The vaccine portion of the questionnaire had more than twenty general questions about an individual dog’s situation and health, such as the age of the dog, when the dog was adopted, number of dogs in the household, and the dog’s diet. Questions also covered topics such as when the dog was first vaccinated, and after that, was the dog vaccinated annually. Some of the questions related to the type of vaccine used: killed, live, or mixture. In addition to general questions, there was a “Time Frame” segment in the survey that asked an additional thirty questions that related to various ailments such as allergies, cancer, distemper, leukemia, liver damage, and when the dog may have developed these ailments in relation to the vaccinations.

The response to the Canine Health Census Survey was substantial. Over the first four-month period they received information on 2,700 dogs. The data gathered from this “Interim Report” showed a strong correlation between vaccinations and the onset of disease. According to O’Driscoll, “The survey showed that 68.2% of dogs in the survey with parvovirus contracted parvovirus within three months of being vaccinated. Similarly 55.6% of dogs with distemper contracted it within three months of vaccination; 63.6% contracted hepatitis within three months of vaccination; 50% contracted parainfluenza within three months of vaccination and every single dog with leptospirosis contracted it within that three-month time frame.” (25)

As of December 2000, two sets of results have been collected. According to O’Driscoll, “The second survey confirms the results of the first but the picture of vaccine damage looks even bleaker.” The Canine Health Census survey is ongoing and can be accessed through the website or you can request that a copy of the survey be mailed. (See Resources.)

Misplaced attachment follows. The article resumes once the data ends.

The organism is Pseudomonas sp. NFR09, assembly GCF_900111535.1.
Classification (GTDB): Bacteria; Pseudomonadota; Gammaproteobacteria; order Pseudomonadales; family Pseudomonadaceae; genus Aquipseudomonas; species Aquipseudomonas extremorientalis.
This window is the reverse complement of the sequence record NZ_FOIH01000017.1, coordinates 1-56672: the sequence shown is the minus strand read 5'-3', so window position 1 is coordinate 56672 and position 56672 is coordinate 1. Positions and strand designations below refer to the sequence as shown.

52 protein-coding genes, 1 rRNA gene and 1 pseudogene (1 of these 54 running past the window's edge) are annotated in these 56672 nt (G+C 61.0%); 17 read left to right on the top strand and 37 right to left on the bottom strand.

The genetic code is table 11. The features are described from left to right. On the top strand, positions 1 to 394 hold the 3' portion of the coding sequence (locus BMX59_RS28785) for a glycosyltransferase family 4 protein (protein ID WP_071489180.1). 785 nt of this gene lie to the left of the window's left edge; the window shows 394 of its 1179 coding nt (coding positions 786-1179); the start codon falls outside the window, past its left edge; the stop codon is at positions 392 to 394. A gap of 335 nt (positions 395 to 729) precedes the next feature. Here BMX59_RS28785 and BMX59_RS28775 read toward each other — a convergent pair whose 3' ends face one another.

As a result of the findings by the Canine Health Census, and inspired by the loss of her own animal companions due to over-vaccination, O’Driscoll wrote a fascinating book on her findings, Who Killed the Darling Buds of May: Vaccines. In her book O’Driscoll reports the results of the first survey. In August 1998, a new edition of the book was published to include the results of the second survey. In her book, What Vets Don’t Tell You About Vaccines, O’Driscoll covers many aspects of vaccinations for animal companions as well as information on human vaccinations. For animals, the topics include vaccines that are mixed with deadly poisons; vaccines that shed into the environment thereby spreading disease; vaccines that can cause the diseases they are designed to prevent; and vaccines that disarm and impair the immune system.